Post by Cheli Blasco
We knew our third child, our daughter Luna, was going to die before she was born. We didn’t know how long exactly she would live inside my body.
Of all the things that scared us (and there were many) the one that bewildered us most was how to explain her life and death to our sons, then 3 and 5-years-old.
We tried to be truthful with them always and to say things in words, they would understand.
Our main goal was to do both of these without scaring them. We wanted them to be able to process the experience gently.
This is simply our experience, unique to us and our beliefs.
Unique to our boys and their personalities.
Unique to who each of us is and was at the time.
These are some of the things we learned along the way:
1. Deliberate use of language:
We chose to say that Luna’s body was growing only to live inside my body.
Her body was not for living in the world. We were mindful never to use the word “sick.”
Mainly, because we don’t think she was sick, we think this is who she is.
To us, the use of the word “sick” has two drawbacks: firstly, sickness is usually a condition that is treatable and hopefully reversible.
Secondly, it is something that happens to all of us, them included, at one time or another.
If we said Luna was sick, and she would die, then the possibility of them dying when they were sick would become real and very scary.
They might also have thought that she could be healed. Which, in her case, was not a possibility.
Whenever they asked about Luna, we talked about it. We shared everything we knew (in a language they could understand).
If they asked why we were crying, we told them we were crying because we were sad Luna would die.
We also told our story truthfully and delicately to strangers, so that even when they overheard us, it was the truth.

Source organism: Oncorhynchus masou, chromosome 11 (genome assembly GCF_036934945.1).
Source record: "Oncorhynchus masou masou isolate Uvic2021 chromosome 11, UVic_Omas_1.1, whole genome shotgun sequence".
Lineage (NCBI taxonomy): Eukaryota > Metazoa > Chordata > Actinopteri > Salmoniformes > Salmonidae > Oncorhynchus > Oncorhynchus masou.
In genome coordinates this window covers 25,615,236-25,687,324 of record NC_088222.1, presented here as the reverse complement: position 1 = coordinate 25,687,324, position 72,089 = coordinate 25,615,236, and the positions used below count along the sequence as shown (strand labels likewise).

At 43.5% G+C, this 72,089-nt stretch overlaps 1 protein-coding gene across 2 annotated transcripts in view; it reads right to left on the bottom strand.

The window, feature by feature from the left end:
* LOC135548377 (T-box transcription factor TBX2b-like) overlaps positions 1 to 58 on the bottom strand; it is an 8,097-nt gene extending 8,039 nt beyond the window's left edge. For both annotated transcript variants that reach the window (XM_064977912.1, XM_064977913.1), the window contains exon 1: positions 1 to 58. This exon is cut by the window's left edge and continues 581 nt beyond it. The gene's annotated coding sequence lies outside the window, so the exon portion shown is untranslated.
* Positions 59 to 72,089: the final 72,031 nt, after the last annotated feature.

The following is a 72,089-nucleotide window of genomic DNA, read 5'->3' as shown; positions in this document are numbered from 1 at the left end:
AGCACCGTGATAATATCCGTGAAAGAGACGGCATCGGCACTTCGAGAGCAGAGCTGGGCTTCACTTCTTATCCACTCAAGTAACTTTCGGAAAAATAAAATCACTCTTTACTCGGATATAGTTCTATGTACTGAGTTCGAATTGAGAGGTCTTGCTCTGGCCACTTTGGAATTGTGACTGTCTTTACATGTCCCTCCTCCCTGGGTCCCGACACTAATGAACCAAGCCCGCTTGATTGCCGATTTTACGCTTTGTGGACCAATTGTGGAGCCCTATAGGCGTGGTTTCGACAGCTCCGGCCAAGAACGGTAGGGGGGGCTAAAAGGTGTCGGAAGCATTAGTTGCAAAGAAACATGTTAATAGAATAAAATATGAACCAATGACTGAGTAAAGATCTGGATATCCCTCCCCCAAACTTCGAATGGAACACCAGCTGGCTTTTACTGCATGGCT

During my pregnancy, my younger son would play that he was pregnant.
My older son would listen to the baby’s heartbeat with a Doppler. They talked about whether the baby was going to die or live.
They drew pictures for Luna, about Luna. They made little gifts for her.
We did a lot of belly painting.
They made up songs for Luna, they kissed her in the belly and told her secrets.
Play was essential in helping them deal with and figure out how to feel about everything that was happening.
We were very aware never of censuring their games, to be as involved as they asked us to be and to accept what came from them with gratitude and love.
4. Explaining death itself:
My youngest son needed time to understand the irreversibility of death.
We had recently buried a dead bird, which he interpreted as having planted the bird, which would later grow and live again. We just explained, every time he brought it up, that when a body is dead, it cannot live again.
If he insisted (which he did), we would seldom end the conversation with “I don’t think so, honey” and a big hug.
Eventually, he grasped the concept.
This was the hardest topic for us to talk about. Carly’s beautiful article came out the day after our oldest asked to discuss this.
When they asked what would happen to Luna’s body, we said it would become ash. For a while, that was sufficient.
Then our oldest asked how exactly it would become ash. My heart stopped.
Luckily, my husband was on it (even though I was darting him daggers with my eyes to shut up… he was right there, with honesty and empathy).
He told our sons how our bodies are made up mostly of water. When a person dies, they place their body in a special room to help the water evaporate.
Then the body is dry like a leaf, and it becomes powdery ash. This was a sufficient explanation.
Luna was born 9 months ago. Our boys speak of her often, they mention her in games, they draw pictures for her and pick flowers, rocks, sticks and bark for her – everything that is treasured in their worlds, is also for Luna.
We talk of her often. They ask how big her body was when she died, whether she would have liked swords or if her favorite color might be blue or green (blue, we think).
We all talk about Luna freely and lovingly; she is another member of our family.
We say her name even when it might mean an explanation in front of company.
This is our family of five.